For a normal TV anchor, the ratings come first. But Yu Jiaqing doesn't need to worry about building an audience. As an anchor for the TV station attached to Beijing's Bureau of Prisons, his audience of more than 10,000 prisoners has few other viewing options.
"Our audience rating is 100 percent. That's the last thing I have to worry about," Yu joked. For Yu, his biggest failure is when he fails to make his interviewees cry.
"Several criminals would show a contemptuous look even if they faced the death penalty. They were concealing their deep emotions. As long as they shed tears when responding to my questions, I knew I had their defenses down and they would tell me the truth from then on," the 58-year-old anchor told the Global Times, pushing his bottle-thick glasses up his nose.
The Beijing prison bureau attaches great importance to the rehabilitation of prisoners. It launched the first prison newspaper in 1987, Beijing Re-born. Prisoners were encouraged to publish articles in the paper.
As part of the rehabilitation process, the bureau launched a TV station in October 2005, and began to broadcast in 14 prisons in Beijing. Eight prison policemen, including Yu, were recruited.
"By broadcasting the programs, we want to give the prisoners a channel to the outside world. Even though imprisoned, they have a thirst for information," said Zheng Zhaolin, director of the news center at the Bureau of Prisons.
Zheng said a major task for prisons is to reeducate and reform prisoners to make sure they live a clean life after being released.
Yu's interviewees include prison officials, prison guards and inmates. Handling with prisoners for more than two decades, Yu, a former journalist in Beijing Re-born Newspaper, said the TV programs mainly serve as a tool to help with the reform of the prisoners.
There are several popular programs, including a newspaper reading program hosted by Yu, as well as a dialogue with prison police explaining the criminal laws and regulations.
One of the most famous programs, Special Focus, focuses on convicts on death row and is aimed at scaring other prisoners straight.
"Hosting an engaging dialogue with convicts on the death row and hearing their last words can alarm other prisoners and they will consider whether they will repeat their crimes after returning to society," Yu told the Global Times.
Yu recalled an impressive case that aroused fierce discussions among the inmates.
Wang Lihua and two other accomplices were sentenced to death for kidnapping and gun possession in 2004. Yu succeeded in arranging a 15-minute interview with Wang before the execution.
Yu knew clearly the interviewee would be tough.
"It was difficult to ask him to tell the truth, as media reports described Wang as a villain who always had a scornful smile on his face, even when his death sentence was being read out," Yu said.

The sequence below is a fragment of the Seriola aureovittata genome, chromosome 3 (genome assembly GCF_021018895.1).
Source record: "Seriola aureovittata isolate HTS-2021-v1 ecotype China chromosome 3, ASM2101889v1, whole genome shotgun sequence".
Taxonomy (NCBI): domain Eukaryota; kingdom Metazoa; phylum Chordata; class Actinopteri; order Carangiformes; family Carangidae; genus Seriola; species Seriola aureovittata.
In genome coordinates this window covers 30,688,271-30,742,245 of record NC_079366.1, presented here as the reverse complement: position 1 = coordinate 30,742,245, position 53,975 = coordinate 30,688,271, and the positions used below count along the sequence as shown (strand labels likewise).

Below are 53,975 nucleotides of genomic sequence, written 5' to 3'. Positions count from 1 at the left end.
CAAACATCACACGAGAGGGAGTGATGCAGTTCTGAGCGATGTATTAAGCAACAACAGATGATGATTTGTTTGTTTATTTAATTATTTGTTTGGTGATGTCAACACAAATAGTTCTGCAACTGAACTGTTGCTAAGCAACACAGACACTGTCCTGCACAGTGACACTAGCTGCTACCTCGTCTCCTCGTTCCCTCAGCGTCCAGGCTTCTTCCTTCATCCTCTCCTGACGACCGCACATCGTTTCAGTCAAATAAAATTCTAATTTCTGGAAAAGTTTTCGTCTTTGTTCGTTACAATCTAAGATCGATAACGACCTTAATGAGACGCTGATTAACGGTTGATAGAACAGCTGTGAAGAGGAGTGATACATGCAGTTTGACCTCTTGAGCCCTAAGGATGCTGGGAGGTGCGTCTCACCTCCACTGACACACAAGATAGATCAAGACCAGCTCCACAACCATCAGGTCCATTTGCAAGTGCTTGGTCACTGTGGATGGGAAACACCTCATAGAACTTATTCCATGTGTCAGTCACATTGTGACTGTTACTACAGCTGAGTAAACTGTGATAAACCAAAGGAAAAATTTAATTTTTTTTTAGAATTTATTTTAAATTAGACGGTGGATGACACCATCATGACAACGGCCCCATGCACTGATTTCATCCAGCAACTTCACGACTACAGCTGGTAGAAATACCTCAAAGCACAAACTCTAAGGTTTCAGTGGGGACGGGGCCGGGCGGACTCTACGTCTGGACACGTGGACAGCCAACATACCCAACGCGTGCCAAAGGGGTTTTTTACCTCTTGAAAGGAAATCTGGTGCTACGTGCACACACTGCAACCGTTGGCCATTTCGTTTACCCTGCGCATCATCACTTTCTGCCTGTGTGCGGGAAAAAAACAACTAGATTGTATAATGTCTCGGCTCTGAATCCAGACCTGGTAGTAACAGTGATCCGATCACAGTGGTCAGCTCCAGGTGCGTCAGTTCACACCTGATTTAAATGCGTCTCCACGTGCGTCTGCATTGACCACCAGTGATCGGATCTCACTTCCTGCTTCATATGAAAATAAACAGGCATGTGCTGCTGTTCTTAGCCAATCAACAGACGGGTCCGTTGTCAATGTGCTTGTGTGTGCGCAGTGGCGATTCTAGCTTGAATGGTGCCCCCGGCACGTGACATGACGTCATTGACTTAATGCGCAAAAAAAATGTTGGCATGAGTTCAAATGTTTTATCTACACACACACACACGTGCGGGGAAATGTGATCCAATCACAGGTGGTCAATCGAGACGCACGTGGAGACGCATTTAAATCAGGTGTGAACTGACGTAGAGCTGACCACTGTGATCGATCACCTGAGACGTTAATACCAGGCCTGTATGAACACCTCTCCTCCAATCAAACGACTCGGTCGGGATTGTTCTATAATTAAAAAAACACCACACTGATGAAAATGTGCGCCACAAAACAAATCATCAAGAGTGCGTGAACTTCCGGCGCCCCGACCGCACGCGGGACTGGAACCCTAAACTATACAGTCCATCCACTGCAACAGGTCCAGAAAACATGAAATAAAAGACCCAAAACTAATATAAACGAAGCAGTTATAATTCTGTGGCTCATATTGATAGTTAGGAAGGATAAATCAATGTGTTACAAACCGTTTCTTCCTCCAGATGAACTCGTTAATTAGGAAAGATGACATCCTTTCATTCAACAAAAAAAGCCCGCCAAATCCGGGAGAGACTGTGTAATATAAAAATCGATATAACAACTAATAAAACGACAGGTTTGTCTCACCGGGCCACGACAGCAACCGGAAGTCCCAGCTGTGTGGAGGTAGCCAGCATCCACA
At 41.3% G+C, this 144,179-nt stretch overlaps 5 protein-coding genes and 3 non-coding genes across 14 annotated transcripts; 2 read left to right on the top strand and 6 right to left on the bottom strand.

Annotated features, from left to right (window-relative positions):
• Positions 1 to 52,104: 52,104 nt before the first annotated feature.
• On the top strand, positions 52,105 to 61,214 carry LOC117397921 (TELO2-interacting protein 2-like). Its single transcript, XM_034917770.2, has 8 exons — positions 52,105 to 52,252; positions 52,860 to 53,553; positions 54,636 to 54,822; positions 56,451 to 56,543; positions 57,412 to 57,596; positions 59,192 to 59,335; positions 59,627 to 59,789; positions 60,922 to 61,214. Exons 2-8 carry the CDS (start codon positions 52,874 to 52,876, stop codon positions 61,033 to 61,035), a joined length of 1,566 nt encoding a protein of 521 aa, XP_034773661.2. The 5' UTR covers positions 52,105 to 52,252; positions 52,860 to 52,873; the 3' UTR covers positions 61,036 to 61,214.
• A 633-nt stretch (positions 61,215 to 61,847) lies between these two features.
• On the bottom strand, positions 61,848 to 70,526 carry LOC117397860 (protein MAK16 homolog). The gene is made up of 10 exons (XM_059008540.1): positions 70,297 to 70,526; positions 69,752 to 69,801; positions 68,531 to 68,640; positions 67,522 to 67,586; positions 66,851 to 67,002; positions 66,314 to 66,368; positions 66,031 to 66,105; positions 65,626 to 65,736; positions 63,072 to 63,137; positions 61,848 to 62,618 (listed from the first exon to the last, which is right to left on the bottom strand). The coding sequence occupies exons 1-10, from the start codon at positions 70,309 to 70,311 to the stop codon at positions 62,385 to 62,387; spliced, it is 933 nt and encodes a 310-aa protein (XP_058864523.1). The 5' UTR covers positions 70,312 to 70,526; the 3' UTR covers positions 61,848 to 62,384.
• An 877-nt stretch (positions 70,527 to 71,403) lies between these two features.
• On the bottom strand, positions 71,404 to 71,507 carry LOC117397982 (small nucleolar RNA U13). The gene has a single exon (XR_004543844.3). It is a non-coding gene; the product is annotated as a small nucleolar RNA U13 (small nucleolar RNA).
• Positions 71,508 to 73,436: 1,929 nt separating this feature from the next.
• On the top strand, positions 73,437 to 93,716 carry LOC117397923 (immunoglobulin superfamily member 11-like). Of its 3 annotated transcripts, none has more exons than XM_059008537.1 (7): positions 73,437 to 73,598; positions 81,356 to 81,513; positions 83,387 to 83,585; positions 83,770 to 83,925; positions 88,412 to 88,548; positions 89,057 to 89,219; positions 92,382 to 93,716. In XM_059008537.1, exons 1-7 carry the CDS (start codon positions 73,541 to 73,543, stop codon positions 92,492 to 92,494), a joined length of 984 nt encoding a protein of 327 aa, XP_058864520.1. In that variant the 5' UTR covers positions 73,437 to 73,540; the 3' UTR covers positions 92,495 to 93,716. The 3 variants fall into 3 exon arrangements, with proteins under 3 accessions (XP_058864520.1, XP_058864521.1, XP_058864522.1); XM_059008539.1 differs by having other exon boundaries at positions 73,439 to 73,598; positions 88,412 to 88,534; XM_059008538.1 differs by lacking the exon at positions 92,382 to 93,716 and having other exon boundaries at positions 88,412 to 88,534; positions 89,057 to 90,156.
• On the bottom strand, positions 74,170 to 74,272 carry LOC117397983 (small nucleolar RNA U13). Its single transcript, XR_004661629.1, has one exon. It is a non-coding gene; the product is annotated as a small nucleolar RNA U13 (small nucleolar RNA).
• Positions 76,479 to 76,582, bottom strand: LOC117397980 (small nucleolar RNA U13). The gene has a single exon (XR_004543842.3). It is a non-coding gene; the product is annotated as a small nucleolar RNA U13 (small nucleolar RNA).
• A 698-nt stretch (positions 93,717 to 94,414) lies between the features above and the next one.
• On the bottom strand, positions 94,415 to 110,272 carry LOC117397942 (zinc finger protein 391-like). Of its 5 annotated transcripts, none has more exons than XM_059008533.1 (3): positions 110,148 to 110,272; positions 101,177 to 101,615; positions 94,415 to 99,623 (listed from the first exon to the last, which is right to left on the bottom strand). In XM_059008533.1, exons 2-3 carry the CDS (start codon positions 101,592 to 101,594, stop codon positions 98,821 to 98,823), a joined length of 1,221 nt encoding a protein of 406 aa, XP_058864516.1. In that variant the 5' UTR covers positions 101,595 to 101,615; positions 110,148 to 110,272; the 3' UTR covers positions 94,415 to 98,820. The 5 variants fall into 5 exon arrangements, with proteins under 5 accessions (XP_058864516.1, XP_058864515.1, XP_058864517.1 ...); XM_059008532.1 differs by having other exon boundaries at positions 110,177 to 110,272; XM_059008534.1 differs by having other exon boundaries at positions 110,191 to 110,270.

After doing a lot of homework, Yu found the death criminal had his soft spot.
"He had a very close relationship with his elder sister, and when I talked to him about her, the smile on his face suddenly disappeared and he began to shed tears. After that, he said he would never commit a crime if he had a second chance," Yu said.
"After watching the program, many prisoners began to ask each other 'If you have a change to start over, will you commit a crime again after you are released?'" said Zheng, the news center director.
In another program, prisoners could apply for an opportunity to see the changes in their former homes. TV crew members would visit, take videos of their homes and broadcast it in a program named Come Back Home.
"The program stirs the inmates' longing for their families, and inspires them to act well in prison," Zheng said.
Another program recording prison guards extending help to prisoners' families when they are in trouble is also popular.
"It can foster harmonious relationships between the guards and the prisoners. Prisoners can be more cooperative in the reform work after they knew what the guards have done for their sake," Zheng said.
Yu is a multi-tasker. He produces, writes, and anchors his own show. With no professional training, he remembers being so nervous the first time in front of the TV camera that he was bathed in sweat.
Yu's group, with eight members, has their own 60-square-meter studio and editing rooms in southern Beijing. They had tried several experiments in programming, and have launched a total of 13 different programs. Each two weeks, they record two to three programs.
Due to the lack of a broadcast network, the TV programs, each lasting for about an hour, have to be recorded on DVD ahead of time, and then mailed to each prison in Beijing each week.
Each Saturday, prisoners are organized to watch the programs.
"People can be depressed and desperate after being thrown into prison, and we wanted to give them some hope," Yu said.
He said they always chose topics that are related to criminals and beneficial in their rehabilitation.
Yu recently hosted a dialogue with a prison warden in Beijing, explaining the Criminal Procedure Law amendment that was adopted at the two sessions in early March.
"We try to serve the prisoners with more information related to them," Yu said.
The anchorman wears plain clothes instead of a uniform in most of the programs, save for the news program.
"We want to convey a solemn feeling by wearing the uniform when broadcasting news and we want the prisoners to feel more intimacy in other programs by wearing plain clothes," Yu said, adding that they often receive comments from prisoners.
Many prisons, including Qinghe Prison on the outskirts of Beijing, have also launched their own TV stations. The prison guards and prisoners work on the TV stations together.
"We encourage them to do lots of work to diversify their life in prison," Yu said.